Study Finds No Link Between Birth Control & Depression — Here's What You Need To Know

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Many women have been faced with the obstacle of finding the best birth control method for them. From oral contraception to an implant to condoms, there are advantages, disadvantages, and health factors to consider for each method. But the "advantages" to using a certain type of hormonal birth control are looking a lot better now that a new study found no link between birth control and depression, curbing fears that contraception could put women's mental health in jeopardy.

As the new research published in the journal, Contraception, found, taking progestin-only birth control will not give you depression. The study was conducted by researchers at Ohio State Wexner Medical Center at Ohio State University and reviewed 26 separate studies from over 30 years about the risk of "depression from progestin-only contraception," which included birth control pills, shots, and IUDs, according to People. After observing these studies, researchers found that there was no connection to depression and taking birth control.

These findings might come as a surprise, since a 2016 study published in JAMA Psychology, according to People, found that women who took hormonal birth control had an increased risk for depression compared to those who were not using contraception. What this study failed to recognize though, according to NPR, was that these links between depression and contraception use were correlations or coincidences — "two things occurring at the same time that may or may not be linked," NPR noted — and not a direct cause.

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Lead author of the study, Dr. Brett Worly, an OB/GYN at the Ohio State University Wexner Medical Center told CNN:

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This should come as a relief for those using hormonal birth control but are still confused about what they're putting into their bodies. In spite of the 99 percent of women who have tried "any method of contraception," only 79 percent of women have tried the pill and only 15 percent of women have tried an IUD, according to the Centers for Disease Control and Prevention.

In spite of the studies previously linking the depression and birth control, Worly stands by the findings that progestin-only birth control, like the mini-pill, or an IUD like Mirena, definitely does not cause depression. "We didn't look at mood changes and founding down because those are difficult to measure," Worly told CNN. "We looked specifically at depression. We found hormonal contraception to be a safe, effective way to prevent pregnancy that will not cause depression in most women."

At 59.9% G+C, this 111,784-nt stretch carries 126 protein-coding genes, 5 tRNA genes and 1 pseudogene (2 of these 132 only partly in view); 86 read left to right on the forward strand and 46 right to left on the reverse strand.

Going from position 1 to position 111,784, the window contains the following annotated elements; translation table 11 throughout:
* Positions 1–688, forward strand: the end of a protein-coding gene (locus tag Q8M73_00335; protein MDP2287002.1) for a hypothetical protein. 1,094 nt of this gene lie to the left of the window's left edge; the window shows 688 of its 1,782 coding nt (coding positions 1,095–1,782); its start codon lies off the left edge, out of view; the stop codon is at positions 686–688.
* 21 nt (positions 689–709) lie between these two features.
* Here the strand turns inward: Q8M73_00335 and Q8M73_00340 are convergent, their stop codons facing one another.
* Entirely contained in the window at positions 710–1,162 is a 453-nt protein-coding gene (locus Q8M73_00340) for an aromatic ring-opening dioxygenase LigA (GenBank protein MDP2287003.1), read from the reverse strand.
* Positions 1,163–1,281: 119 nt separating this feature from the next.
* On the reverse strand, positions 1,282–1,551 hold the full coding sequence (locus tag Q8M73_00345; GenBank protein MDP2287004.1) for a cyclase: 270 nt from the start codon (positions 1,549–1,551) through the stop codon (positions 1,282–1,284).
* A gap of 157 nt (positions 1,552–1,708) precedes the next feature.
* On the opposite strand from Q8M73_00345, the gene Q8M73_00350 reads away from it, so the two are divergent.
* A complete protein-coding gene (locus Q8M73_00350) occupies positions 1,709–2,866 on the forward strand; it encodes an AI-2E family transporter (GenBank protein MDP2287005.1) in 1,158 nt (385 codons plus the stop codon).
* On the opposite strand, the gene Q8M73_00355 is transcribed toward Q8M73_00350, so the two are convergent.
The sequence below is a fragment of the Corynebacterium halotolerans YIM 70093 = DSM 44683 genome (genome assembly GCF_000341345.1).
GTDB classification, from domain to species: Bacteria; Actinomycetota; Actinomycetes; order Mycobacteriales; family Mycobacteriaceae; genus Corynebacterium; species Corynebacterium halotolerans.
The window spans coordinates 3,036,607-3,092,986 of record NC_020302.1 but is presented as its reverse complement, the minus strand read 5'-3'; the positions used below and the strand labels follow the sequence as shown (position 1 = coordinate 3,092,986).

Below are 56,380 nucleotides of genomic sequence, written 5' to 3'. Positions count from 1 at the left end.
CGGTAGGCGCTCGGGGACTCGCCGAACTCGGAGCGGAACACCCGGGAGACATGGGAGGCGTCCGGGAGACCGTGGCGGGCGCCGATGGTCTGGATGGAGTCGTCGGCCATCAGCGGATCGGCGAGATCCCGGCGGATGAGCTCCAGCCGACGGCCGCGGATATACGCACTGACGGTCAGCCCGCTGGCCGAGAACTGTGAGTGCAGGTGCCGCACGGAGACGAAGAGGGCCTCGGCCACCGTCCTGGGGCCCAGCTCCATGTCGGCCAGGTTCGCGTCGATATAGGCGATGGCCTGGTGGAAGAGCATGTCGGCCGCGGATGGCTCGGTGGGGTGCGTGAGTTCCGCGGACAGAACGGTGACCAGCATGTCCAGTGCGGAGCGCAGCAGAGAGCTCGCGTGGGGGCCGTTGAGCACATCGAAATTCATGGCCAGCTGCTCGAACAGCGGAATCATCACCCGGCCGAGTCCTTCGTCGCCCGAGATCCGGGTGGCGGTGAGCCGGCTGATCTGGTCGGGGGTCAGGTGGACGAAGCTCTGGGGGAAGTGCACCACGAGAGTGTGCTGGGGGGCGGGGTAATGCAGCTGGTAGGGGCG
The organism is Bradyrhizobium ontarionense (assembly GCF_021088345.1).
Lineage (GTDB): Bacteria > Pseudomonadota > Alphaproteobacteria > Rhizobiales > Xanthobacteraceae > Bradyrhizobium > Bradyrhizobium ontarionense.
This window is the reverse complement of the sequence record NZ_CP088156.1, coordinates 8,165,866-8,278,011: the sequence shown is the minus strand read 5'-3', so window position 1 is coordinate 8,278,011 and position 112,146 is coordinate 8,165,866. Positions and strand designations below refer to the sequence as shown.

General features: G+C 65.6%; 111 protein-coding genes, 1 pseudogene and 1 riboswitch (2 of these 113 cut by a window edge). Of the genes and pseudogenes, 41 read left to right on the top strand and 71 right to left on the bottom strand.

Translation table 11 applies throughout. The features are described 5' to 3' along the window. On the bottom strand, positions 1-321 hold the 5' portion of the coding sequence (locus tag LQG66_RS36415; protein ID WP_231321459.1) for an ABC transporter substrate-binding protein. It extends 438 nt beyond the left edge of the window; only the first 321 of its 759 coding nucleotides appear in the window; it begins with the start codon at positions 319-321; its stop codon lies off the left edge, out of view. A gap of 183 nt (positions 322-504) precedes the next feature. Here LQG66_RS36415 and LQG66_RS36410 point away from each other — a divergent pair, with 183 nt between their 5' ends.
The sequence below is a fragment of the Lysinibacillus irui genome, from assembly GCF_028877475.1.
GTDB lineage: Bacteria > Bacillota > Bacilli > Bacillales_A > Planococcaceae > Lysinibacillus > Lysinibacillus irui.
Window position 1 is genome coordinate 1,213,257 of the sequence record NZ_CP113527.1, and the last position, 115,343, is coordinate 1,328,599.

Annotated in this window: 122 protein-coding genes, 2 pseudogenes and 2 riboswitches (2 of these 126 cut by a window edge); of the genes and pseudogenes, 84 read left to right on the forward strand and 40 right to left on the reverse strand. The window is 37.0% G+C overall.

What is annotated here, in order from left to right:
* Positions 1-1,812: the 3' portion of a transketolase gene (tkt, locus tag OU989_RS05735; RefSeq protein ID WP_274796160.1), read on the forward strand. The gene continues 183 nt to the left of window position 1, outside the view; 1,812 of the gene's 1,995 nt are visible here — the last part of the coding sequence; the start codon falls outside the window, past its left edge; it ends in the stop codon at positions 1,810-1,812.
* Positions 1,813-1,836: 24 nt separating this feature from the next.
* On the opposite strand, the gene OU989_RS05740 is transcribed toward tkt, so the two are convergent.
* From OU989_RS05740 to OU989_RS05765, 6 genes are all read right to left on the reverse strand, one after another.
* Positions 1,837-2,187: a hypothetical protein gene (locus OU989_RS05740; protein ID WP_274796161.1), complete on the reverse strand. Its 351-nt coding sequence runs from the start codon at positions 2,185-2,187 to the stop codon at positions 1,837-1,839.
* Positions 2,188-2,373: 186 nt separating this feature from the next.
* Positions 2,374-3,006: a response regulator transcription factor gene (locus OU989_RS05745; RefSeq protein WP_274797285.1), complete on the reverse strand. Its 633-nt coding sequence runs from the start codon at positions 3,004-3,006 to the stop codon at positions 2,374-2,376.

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Still, Worly told People that there is still room for "more research" and for this conversation to continue, especially since the study only looked at depression diagnoses, not depressive symptoms or mood changes.

It is also important to note that this study focused on one type of hormonal birth control — progestin-only birth control. The pill, for example, is made up of two kinds of hormones — estrogen and progesterone, according to the National Center for Research. Progestin-only birth control takes many forms — like the popular IUD, Mirena, for example. "The shot" or Depo-Provera are also progestin only. The mini-pill is most popular under the brand names Camila, Errin, or Jolivette, according to Bedsider.

Of course, women and their doctors know what is best for their bodies and there is no arguing with that. If you're concerned about the side effects of certain birth control methods, then consult your doctor about making the best decision for you and your body. There are a few side effects to taking contraception, according to the Mayo Clinic women can experience changes in their menstrual cycles, headaches, and an increase in their blood pressure. But one thing that women won't have to worry about when it comes to taking progestin-only contraceptives, as these newest findings suggest, is suffering from depression.

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